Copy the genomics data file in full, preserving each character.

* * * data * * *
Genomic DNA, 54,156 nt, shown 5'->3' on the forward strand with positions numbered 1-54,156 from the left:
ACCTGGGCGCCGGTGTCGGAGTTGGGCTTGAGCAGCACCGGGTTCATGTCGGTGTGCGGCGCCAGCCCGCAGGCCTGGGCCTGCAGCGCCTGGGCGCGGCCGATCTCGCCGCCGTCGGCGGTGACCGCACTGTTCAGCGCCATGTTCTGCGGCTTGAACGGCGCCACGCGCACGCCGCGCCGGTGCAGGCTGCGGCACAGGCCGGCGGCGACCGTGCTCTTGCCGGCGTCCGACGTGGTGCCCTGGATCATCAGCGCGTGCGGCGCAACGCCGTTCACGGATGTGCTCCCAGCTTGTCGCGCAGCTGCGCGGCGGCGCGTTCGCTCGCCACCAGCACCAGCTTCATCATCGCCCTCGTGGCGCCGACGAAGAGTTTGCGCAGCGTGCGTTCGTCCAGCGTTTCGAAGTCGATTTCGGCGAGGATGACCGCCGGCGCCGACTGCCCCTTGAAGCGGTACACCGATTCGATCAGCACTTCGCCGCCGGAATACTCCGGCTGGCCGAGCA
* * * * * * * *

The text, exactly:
Genomic DNA, 54,156 nt, shown 5'->3' on the forward strand with positions numbered 1-54,156 from the left:
ACCTGGGCGCCGGTGTCGGAGTTGGGCTTGAGCAGCACCGGGTTCATGTCGGTGTGCGGCGCCAGCCCGCAGGCCTGGGCCTGCAGCGCCTGGGCGCGGCCGATCTCGCCGCCGTCGGCGGTGACCGCACTGTTCAGCGCCATGTTCTGCGGCTTGAACGGCGCCACGCGCACGCCGCGCCGGTGCAGGCTGCGGCACAGGCCGGCGGCGACCGTGCTCTTGCCGGCGTCCGACGTGGTGCCCTGGATCATCAGCGCGTGCGGCGCAACGCCGTTCACGGATGTGCTCCCAGCTTGTCGCGCAGCTGCGCGGCGGCGCGTTCGCTCGCCACCAGCACCAGCTTCATCATCGCCCTCGTGGCGCCGACGAAGAGTTTGCGCAGCGTGCGTTCGTCCAGCGTTTCGAAGTCGATTTCGGCGAGGATGACCGCCGGCGCCGACTGCCCCTTGAAGCGGTACACCGATTCGATCAGCACTTCGCCGCCGGAATACTCCGGCTGGCCGAGCA